Did Not Have to Buy Insurance or Face Penalty – Legal filings indicate that Rose Luck’s estimated household income was $45,000 and the least expensive plan available to her via the federal exchange was $332 per month, (less if she didn’t smoke) and like David King she is exempt from having to buy a plan or pay a fine as the cost of subsidized insurance is more than eight percent of her income.

Doug Hurst and his wife, Pam, owned a remodeling company that went bankrupt during the financial crisis and their 2009 tax returns list more than $8,500 out-of-pocket medical expenses. Hurst is eligible for the most savings for health insurance under the ACA: just $62.49 a month compared to the $655 per month amount Hurst was paying for in 2010. The family experienced the loss of a daughter who suffered from a serious mental health problem and died in 2009. Ms. Hurst declined to talk about the case. Her Facebook entries were complimentary of Sen. Ted Cruz (R-Tex.), a Tea Party favorite.

It is sad to know that persons such as the four petitioners in the case are so poisoned by right-wing hate-mongering that they are not able to see the value of a program in helping them attain affordable health insurance and, at the same, time improve their financial security. Such is the talent of the Tea Party, the Fox news/talk channels and all the crazy, right-wing websites opposing Obama to cause people adopt views that, in reality, are against their own self-interest.

Lawyers representing the petitioners are Sam Kazman, the General Counsel for the Competitive Enterprise Institute and Michael Carvin, who represented George W. Bush during his 2000 Election Florida recount controversy. Predictably enough, the Competitive Enterprise Institute is funded by the Koch brothers, major oil corporations, tobacco companies and big pharma.

Large Health Care Organizations Support ACA – Yet organizations like the U.S. Chamber of Commerce which aggressively lobbied Congress against passage of the Affordable Care Act have declined to join forces in this lawsuit. America’s Health Insurance Plans, an important health care lobby group, and the Hospital Corporation of America (HCA), the largest health care provider in the U.S., have filed amicus briefs with the Supreme Court defending Obamacare. Mother Jones notes that the HCA described the legal rationale offered by the CEI lawyers in this case as “absurd.”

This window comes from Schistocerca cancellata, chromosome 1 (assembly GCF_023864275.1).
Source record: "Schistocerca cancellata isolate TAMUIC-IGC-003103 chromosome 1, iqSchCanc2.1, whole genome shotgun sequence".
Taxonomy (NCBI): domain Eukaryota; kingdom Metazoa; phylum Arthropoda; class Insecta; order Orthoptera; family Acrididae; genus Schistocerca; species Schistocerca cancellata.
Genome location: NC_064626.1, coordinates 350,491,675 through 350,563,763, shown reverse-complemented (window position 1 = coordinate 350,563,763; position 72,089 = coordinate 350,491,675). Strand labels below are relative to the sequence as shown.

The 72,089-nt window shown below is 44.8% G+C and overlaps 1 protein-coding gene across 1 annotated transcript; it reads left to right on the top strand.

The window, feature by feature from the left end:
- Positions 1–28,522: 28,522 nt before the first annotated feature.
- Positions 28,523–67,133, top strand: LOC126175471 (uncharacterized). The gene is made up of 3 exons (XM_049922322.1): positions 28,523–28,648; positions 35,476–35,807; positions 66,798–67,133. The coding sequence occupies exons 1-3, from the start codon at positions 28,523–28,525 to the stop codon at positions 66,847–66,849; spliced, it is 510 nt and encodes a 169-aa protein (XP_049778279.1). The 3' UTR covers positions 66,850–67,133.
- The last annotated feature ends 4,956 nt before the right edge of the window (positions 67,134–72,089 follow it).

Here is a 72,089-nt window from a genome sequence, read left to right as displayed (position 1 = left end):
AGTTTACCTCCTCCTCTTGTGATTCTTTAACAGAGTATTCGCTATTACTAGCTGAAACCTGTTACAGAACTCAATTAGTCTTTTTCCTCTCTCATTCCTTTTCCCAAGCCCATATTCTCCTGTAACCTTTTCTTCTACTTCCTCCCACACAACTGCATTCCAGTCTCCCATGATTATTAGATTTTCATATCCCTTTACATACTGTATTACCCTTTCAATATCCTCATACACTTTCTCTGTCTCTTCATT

We think it “absurd” as well. An adverse decision – potentially coming from the conservative majority (Roberts, Scalia, Thomas, Alito and Kennedy) – would be a giant step backwards towards a fundamentally unfair society where a broken system of health care meant that an estimated 45,000 people a year died for lack of insurance. The Affordable Care Act is building a healthier and more just society and millions of women and their families are benefitting from its provisions. Let’s keep it.

More Information

Supreme Court of the United States, Docket 14-114,

King v. Burwell Amicus Brief,

More  King v. Burwell analysis,

King v. Burwell Places Women’s Health at Risk,

Updated Estimates of the Insurance Coverage Provisions of the Affordable Care Act, Congressional Budget Office,

Raw Data: By 2017 Obamacare Will Be Covering 36 Million People,

The Court is About to Hear a Case that Will Destroy Obamacare,

Why is Big Pharma Financing A  Conservative Group Trying to Destroy Obamacare?,

Tracking Enrollments for the Affordable Care Act (aka, Obamacare),

Patient Protection and Affordable Care Act,